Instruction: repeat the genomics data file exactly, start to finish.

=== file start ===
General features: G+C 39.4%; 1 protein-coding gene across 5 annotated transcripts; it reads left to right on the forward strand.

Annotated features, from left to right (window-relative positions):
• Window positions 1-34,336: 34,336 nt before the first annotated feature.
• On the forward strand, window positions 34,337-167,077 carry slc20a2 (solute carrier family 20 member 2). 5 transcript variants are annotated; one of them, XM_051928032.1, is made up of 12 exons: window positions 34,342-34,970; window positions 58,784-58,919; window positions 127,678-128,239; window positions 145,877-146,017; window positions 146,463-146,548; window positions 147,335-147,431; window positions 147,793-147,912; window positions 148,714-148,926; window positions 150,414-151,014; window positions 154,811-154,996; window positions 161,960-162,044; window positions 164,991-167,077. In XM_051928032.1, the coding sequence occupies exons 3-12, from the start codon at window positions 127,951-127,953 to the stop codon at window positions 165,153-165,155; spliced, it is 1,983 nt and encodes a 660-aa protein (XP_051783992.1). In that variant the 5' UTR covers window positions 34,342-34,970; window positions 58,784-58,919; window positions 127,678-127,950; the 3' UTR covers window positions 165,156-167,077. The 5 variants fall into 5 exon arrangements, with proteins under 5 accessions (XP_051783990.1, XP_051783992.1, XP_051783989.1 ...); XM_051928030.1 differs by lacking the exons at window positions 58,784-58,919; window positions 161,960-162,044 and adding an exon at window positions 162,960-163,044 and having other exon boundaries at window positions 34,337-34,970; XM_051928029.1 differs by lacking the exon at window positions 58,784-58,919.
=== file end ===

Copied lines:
General features: G+C 39.4%; 1 protein-coding gene across 5 annotated transcripts; it reads left to right on the forward strand.

Annotated features, from left to right (window-relative positions):
• Window positions 1-34,336: 34,336 nt before the first annotated feature.
• On the forward strand, window positions 34,337-167,077 carry slc20a2 (solute carrier family 20 member 2). 5 transcript variants are annotated; one of them, XM_051928032.1, is made up of 12 exons: window positions 34,342-34,970; window positions 58,784-58,919; window positions 127,678-128,239; window positions 145,877-146,017; window positions 146,463-146,548; window positions 147,335-147,431; window positions 147,793-147,912; window positions 148,714-148,926; window positions 150,414-151,014; window positions 154,811-154,996; window positions 161,960-162,044; window positions 164,991-167,077. In XM_051928032.1, the coding sequence occupies exons 3-12, from the start codon at window positions 127,951-127,953 to the stop codon at window positions 165,153-165,155; spliced, it is 1,983 nt and encodes a 660-aa protein (XP_051783992.1). In that variant the 5' UTR covers window positions 34,342-34,970; window positions 58,784-58,919; window positions 127,678-127,950; the 3' UTR covers window positions 165,156-167,077. The 5 variants fall into 5 exon arrangements, with proteins under 5 accessions (XP_051783990.1, XP_051783992.1, XP_051783989.1 ...); XM_051928030.1 differs by lacking the exons at window positions 58,784-58,919; window positions 161,960-162,044 and adding an exon at window positions 162,960-163,044 and having other exon boundaries at window positions 34,337-34,970; XM_051928029.1 differs by lacking the exon at window positions 58,784-58,919.